Shure SRH550DJ (Black)
The $100 SRH550DJs are Shure's entry-level headphones for the budget-minded DJ, but their futuristic, sealed-back design also makes them a worthwhile noise-cancelling option for desk jockeys. Their acoustic image takes them a step closer to the club than I'm used to hearing from the company's natural-sounding earbuds, but DJs expecting durable headphones with clear definition and brain-rattling bass won't be disappointed by the Shure SRH550DJ Professional Quality DJ Headphones.
The SRH550DJ are tough competition for the Sony MDR-V700DJ Studio Monitor Series DJ Headphones that have earned the recommendation of discerning DJs for over a decade, but Shure offers modern visual appeal over Sony, which hasn't updated the MDR-V700DJ design since its introduction.
As with most DJ cans, the SRH550DJ headphones' earcups fully engulf your ears in material, in this case fake leather and soft cotton, to keep your music from leaking to the outside world. It's a useful trait for headphones meant to thrive in a loud club environment, but the cushions barely cling to the hard shell covering the 50mm driver.
Luckily, Shure also includes a pleather carrying pouch that keeps the headphones and earpads intact. You can also buy replacement cushions from Shure when they eventually wear out, but I prefer the modular snap-padding on the Aiaiai TMA-1 headphones, which just feels more secure against the hardware.
The folding cups rotate on a 180-degree axis so DJs can beat-match using one side to listen to music while the other ear pays attention to the speaker, and the lateral adjustments also help the cups conform more tightly to your head. DJs will also appreciate the 6.5-foot wire that extends out of both cups in a Y shape and terminates in a straight plug that won't get in the way of a busy mixer. Shure also includes a quarter-inch threaded adapter.
The headphones weigh slightly more than half a pound with the cord included, but the plastic lining on the headband that keeps them light also makes them susceptible to creaking. The weakest part on headphones is the joint connecting the band to the earcups, so the SRH550DJ headphones' fragility makes me question their long-term durability, especially considering the rough way that travelling DJs treat their gear. However, the SRH550DJs get Shure's generous two-year warranty, which protects against structural damage.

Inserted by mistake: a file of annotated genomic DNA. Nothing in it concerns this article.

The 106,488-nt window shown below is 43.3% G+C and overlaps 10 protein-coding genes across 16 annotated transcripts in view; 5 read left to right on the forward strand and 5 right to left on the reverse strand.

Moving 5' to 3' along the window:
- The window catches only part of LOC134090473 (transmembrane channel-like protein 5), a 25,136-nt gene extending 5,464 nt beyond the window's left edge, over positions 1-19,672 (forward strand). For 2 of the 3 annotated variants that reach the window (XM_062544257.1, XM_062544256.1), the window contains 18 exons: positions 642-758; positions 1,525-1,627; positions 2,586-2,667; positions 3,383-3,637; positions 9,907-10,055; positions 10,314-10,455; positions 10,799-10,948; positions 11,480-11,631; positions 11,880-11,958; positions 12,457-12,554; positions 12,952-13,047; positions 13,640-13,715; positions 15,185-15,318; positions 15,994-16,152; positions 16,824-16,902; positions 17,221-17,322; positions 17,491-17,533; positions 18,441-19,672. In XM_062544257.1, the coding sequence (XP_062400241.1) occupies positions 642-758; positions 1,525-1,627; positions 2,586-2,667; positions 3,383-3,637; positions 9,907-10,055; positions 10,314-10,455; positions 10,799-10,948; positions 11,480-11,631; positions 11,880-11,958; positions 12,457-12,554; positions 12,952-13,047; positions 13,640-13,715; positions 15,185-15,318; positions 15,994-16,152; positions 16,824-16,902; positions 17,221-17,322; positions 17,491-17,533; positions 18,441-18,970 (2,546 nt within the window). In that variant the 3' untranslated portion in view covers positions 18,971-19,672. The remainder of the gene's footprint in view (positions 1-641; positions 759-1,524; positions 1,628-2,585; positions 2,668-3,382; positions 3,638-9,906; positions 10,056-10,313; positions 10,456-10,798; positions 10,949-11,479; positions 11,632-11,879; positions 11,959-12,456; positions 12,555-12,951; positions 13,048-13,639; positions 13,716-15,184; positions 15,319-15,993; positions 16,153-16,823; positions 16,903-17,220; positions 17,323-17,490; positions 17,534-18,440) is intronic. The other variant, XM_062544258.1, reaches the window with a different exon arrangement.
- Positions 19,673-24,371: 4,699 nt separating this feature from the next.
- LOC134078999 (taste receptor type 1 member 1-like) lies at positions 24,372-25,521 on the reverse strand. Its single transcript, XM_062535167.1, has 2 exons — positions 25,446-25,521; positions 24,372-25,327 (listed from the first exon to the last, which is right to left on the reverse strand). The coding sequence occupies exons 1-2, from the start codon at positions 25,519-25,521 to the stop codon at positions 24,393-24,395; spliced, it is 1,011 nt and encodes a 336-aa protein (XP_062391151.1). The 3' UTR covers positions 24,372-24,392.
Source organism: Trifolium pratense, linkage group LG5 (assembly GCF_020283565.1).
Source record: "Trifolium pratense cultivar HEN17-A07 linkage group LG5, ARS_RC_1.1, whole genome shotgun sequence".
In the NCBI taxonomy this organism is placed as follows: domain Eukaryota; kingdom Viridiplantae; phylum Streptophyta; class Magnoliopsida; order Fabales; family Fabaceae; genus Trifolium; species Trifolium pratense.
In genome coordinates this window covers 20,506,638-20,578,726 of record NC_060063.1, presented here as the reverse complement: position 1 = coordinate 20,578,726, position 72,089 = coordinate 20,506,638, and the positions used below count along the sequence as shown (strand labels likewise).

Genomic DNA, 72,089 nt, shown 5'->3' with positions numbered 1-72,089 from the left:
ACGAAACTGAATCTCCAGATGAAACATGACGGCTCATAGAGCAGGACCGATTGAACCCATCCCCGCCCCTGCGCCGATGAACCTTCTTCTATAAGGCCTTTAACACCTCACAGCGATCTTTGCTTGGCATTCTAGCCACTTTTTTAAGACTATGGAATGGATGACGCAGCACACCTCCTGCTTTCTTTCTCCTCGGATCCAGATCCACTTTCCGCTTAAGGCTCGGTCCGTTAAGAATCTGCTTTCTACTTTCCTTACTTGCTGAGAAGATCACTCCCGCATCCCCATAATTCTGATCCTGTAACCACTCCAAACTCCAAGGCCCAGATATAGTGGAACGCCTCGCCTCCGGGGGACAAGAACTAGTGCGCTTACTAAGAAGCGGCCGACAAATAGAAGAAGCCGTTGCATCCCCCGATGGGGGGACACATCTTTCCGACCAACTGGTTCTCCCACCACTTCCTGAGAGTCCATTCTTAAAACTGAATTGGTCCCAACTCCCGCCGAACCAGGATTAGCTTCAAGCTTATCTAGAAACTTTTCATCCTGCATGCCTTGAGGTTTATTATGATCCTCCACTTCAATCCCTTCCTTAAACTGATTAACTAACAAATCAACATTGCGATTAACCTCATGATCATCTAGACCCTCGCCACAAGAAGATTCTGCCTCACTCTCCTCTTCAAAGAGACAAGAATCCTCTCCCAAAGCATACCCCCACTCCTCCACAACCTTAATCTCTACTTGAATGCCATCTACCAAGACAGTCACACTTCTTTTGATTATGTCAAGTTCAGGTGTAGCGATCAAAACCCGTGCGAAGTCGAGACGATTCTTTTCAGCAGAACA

The 50mm drivers behind each earcup deliver robust sound quality that holds its own against high listening volumes and sudden signal dips. Since these are entry-level headphones, you're not going to hear the balanced midrange shine you would with cans designed for natural audio mixing, but the overall tonal balance is appropriate for club DJs that listen at loud volumes.
DJs are also largely concerned with the soundstage of headphones, or how accurately they present the location of the instruments in relation to the microphones recording the music. The Shure SRH550DJs do a fine job of separating each instrument instead of mashing them all between your ears, and vocals are impressively precise as well.
I want to make it clear, however, that the high frequencies definitely take a backseat to the bass depth for these headphones, which is probably an effort by Shure to ensure their appeal for DJs. You might not mind, or may actually prefer the extra bass if you're just using these for your computer rig, but listeners who want a distinct sparkle from treble tones should look elsewhere--these are headphones for groovier genres.
The Shure SRH550DJ Professional Quality DJ Headphones' folding earcups, extra-long wire, and deep bass push are a boon for DJs who prefer tough cans that emphasize the lower end of the sound spectrum. Their lightweight design sacrifices a bit of durability over the long term, but Shure's two-year warranty and a sub-$100 price tag even the score and solidify my recommendation of these earphones for DJs and everyday listeners of rock, rap, and electronic music.